The Mexican Bench
I originally posted this story some years ago. I was looking through some old photos and stories and thought it worthy of a repost.
In the early 1990’s, when I lived in Grand Junction, Colorado, I had the opportunity to travel South along the Utah border and then wander into New Mexico. A friend I met out that way was an amateur geologist and knew quite a bit about the geography and could identify rocks. I love rocks.
I was driving a 1968 Chevy Blazer that had a built-in factory camper on the back instead of the usual boxy seating and storage area. It was a four wheel drive and the engine had been changed from the original. It sported a huge 396 cubic inch power plant that had tons of torque for uneven cattle track mountain roads. We used that to travel to New Mexico and explore the Gila National Forest via a topographical map on muddy dirt trails.
I had an old Chevy Chalet like this one when I lived in Colorado.
To the South of the Gila, is Silver City. A nice little town. Sits at around 6000 feet above sea level. Cool and sunny in Winter with an occasional trace of snow, and hot, but not scorching, in Summer, because of the altitude. We supplied there, then traveled North into the Gila. We viewed the cliff dwellings, an historic ruin site from the Mogollon ( pronounced: Mah-go-yon’), people of long ago. We got on to these two track cow paths and drove for hours, at an average of I’d say 10-20 miles per hour.
Cliff dwellings in the Gila National Forest North of Silver City, NM
I fell in love with this land. I fell in love with Silver City. I vowed to return and I did, and still do to this day, every year at least once and usually more. A trip to the Southwest, New Mexico, Arizona, the Desert of Southern California, Southern Utah, Western Colorado. Any and sometimes all of these places. But I always say I’m headed to New Mexico. People ask where at in New Mexico, I tell ‘em, “Silver City”.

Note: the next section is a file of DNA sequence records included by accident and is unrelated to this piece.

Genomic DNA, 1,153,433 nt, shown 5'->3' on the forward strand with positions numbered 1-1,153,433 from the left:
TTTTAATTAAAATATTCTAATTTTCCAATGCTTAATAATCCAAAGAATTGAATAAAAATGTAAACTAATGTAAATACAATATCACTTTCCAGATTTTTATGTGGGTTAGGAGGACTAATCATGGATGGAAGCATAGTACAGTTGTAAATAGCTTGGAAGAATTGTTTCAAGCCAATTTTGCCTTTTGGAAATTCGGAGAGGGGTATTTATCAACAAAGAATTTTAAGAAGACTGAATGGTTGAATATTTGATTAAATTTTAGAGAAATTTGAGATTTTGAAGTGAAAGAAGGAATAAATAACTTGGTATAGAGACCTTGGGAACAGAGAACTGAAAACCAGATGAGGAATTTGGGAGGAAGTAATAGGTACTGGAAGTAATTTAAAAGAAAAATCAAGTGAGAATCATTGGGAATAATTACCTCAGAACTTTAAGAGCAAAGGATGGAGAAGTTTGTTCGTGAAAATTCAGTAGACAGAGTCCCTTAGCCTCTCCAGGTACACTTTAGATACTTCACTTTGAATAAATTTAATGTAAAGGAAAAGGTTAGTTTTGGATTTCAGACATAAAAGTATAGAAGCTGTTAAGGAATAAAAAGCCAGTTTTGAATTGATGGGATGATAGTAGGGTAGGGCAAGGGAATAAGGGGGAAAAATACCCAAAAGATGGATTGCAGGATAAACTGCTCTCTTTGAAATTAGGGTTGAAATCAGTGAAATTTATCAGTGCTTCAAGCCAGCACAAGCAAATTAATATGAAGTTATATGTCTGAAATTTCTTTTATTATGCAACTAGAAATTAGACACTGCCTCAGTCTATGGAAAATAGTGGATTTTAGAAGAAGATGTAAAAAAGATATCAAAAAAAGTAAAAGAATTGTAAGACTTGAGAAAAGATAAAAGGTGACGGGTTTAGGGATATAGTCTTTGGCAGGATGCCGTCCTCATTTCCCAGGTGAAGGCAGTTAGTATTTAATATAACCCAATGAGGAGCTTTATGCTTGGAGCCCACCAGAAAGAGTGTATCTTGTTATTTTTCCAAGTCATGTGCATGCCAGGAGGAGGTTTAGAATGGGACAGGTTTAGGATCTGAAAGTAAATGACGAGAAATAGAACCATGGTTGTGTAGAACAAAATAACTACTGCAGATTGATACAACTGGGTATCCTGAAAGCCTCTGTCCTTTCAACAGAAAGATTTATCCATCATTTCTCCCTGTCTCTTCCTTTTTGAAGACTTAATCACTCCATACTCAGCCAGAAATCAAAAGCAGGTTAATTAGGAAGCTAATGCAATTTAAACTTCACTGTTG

A view of the Gila cliff dwellings from the outside
I had a small shop there at one time. It had some living space and a bathroom in the back. The front was an old store. I set up a workshop and made an attempt at making art and craft items. Dream Catchers, Drums, Gourd rattles, Walking Sticks, Talking Sticks, and Snowshoes.
Yours truly in front of the old store front in Silver City
Now I know Southern New Mexico isn’t exactly a hot bed of snowy landscapes and the greatest market for the same, but it was a nice temperate place to live and since I liked a little travel, I could always bring the finished product to the mountains and try to sell them there. That’s what I did when I lived in Colorado. I lived in the dry low desert area around Grand Junction on the Western slope, and took my snowshoes to places like Aspen,Vail and Taos to sell them.
Map of Silver City and the Gila National Forest
Silver City, when I lived there, was a slow easy going place. Many artist types went there for the cheap rent and ample empty storefronts and buildings that they could turn into lofts and galleries. Over the years, the “art” colonies spread from Taos and Santa Fe and Silver City became somewhat known. Rents got more expensive. The secret of the great climate also caught hold and the area is flush with retirees who wanted an alternative to Phoenix and Tucson and the artists looking for cheap living quarters and the influx of tourists to buy their works.